Blog
Skip to end of metadata
Go to start of metadata
It's a touchdown on an inter-planetary scale – sending a spacecraft 352 million kilometres through space to hit (safely) a tiny ellipse 20km wide and 25km long. But now Curiosity is now on Mars! After years of hard work, months of flight-time, and a nail-biting "7 minutes of terror", we now have a tremendously capable robotic science laboratory sitting on the surface of Mars.

And watching along for this exciting finale, was an excited crowd at Carter Observatory in Wellington, where KiwiSpace co-hosted a special landing event.

Around 120 people crowded into the OMV room at Carter, which overflowed into the nearby gallery - proving that there's plenty of interest in spaceflight in New Zealand. (We unfortunately ended up having to turn people away). We started with a short presentation by myself, introducing KiwiSpace and what we're about, and I highlighted some of the cool Xbox and IOS apps people can use to learn about Curiosity and have a lot of fun after tonight's event.

Next we had a brief presentation about the KiwiMars mission, by Haritina and Bruce. While the crew has done a few presentations at Carter in recent weeks, it was great to see it was predominantly new faces there, who hadn't heard about our expedition before. It showed how engaging space science can be, and that it wasn't just the 'diehard' space fans there to watch the landing. Finally, we switched back to the live NASA video feed.

There were some tense moments in the lead-up to the landing, due to some 'local communication issues' (flaky internet) – but we got most of the feed for the final landing approach. Claire Bretherton from Carter provided some great running commentary, translating the technical announcements and explaining what was happening as it went along.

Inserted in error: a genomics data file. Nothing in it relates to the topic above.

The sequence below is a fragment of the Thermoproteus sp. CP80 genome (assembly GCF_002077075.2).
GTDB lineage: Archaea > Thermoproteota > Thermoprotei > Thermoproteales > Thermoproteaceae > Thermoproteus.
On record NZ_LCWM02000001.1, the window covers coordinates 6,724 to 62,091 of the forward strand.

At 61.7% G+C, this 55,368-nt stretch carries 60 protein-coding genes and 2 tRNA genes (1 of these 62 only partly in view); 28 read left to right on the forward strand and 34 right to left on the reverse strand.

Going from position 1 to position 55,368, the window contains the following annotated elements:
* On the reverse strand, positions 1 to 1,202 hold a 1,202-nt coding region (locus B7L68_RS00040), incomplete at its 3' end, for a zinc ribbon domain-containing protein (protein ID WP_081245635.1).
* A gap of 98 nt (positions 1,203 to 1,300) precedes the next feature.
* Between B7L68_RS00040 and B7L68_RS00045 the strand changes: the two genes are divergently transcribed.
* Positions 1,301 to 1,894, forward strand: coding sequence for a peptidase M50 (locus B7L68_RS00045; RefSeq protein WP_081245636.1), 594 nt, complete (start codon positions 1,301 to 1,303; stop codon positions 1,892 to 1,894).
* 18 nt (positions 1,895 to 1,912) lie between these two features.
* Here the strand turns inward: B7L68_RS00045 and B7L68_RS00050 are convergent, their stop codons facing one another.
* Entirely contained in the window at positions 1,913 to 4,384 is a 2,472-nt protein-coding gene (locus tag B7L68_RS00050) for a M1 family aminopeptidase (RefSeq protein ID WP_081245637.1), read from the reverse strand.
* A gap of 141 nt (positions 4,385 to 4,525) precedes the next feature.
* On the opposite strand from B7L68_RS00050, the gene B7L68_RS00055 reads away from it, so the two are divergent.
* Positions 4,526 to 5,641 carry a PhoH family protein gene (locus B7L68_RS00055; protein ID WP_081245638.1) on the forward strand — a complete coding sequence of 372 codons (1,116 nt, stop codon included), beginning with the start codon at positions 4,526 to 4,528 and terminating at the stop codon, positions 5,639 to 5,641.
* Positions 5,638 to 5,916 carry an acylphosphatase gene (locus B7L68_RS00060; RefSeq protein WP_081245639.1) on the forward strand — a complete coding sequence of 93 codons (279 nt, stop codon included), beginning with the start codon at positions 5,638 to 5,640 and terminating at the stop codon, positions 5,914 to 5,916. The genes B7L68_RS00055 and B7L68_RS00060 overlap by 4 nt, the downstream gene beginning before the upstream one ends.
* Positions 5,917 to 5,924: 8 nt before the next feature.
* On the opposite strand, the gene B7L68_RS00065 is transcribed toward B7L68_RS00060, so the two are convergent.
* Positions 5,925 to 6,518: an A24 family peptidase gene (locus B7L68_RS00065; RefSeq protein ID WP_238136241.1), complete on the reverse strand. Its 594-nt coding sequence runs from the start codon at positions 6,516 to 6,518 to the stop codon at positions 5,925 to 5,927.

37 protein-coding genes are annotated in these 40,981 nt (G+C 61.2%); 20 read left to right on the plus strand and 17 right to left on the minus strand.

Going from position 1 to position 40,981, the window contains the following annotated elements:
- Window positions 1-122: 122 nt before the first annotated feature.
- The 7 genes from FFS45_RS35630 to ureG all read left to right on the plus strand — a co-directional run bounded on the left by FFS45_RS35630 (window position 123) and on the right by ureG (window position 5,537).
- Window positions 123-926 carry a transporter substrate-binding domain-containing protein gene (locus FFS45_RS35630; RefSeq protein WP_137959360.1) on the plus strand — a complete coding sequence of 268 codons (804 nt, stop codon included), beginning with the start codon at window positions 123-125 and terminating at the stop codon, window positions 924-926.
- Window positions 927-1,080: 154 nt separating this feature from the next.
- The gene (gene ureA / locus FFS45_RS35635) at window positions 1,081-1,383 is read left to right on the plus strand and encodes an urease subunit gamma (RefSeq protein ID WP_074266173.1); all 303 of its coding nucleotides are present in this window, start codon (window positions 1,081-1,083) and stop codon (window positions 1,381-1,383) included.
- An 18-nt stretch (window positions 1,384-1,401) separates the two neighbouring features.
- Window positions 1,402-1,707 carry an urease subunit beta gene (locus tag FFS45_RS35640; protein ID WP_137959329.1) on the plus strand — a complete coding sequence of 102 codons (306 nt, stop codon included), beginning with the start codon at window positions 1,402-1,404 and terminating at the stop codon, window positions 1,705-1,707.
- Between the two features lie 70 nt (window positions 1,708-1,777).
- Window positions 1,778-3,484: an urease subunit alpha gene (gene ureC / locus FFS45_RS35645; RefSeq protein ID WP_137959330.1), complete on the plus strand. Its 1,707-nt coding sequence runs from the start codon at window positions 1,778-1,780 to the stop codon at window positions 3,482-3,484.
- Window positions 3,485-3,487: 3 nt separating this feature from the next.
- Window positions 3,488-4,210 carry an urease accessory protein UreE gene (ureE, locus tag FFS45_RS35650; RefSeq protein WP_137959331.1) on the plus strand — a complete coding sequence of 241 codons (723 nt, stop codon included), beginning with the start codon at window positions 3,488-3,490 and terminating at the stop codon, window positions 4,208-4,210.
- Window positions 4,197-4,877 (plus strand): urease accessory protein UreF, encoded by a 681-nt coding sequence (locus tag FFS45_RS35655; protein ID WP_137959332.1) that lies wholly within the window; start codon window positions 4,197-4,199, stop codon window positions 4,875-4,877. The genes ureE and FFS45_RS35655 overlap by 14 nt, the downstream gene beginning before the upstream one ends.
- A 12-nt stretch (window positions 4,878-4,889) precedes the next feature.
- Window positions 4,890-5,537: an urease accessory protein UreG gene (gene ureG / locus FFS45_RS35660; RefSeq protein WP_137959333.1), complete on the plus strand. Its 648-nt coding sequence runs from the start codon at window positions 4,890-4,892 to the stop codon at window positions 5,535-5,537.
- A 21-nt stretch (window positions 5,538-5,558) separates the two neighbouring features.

And of course, there was the "Touchdown Confirmed" moment. It's drowned out in the video a bit (by me), but everyone in the room was elated. I know I was – having seen a similar landings of both Spirit and Opportunity, I know I was so looking forward to this moment – and was over the moon!  

NASA had been very conservative in their pre-landing briefings, but I was very hopeful that we'd get the first image back before the Odyssey orbiter went out of range - so the crowd here could see the first image from Mars. And they didn't disappoint – giving us not just the thumbnail, but full-resolution versions! There's something amazing about getting those first pictures back – to know you've made it there, you've touched down safely and not about to fall off a cliff... 

One of the best parts of the event, was the questions we got afterwards. You could sense the buzz in the room as the NASA transmission ended and people started to make their way out. They had so many questions, wanted to know more, to understand parts of what they'd seen. Both the Carter and KiwiSpace crews were kept busy for 20 minutes or so answering questions and explaining more about the mission and what they'd just seen.

And I have to say that Carter observatory did an outstanding job at publicity for this event. We had TV1 and TV3 news there, as well as all the major newspapers. And our KiwiMars Mission Commander was kept busy doing interviews for several of them, including a live-cross on the TV3 news!

Following the landing event, we also had a short pre-arranged soiree with the members of the KiwiMars project team. It was fantastic to put faces to some of the people I'd only spoken to online or by email, and they are all a great bunch of people. We'd bought plenty of bubbly for that party, and of course it was a double celebration given Curiosity's landing. 

But of course the real celebration starts now – as Curiosity starts to rove Mars. I'll finish with a lovely quote I heard on the night: "It's time to see where Curiosity will take us..."

 

 

 

  • No labels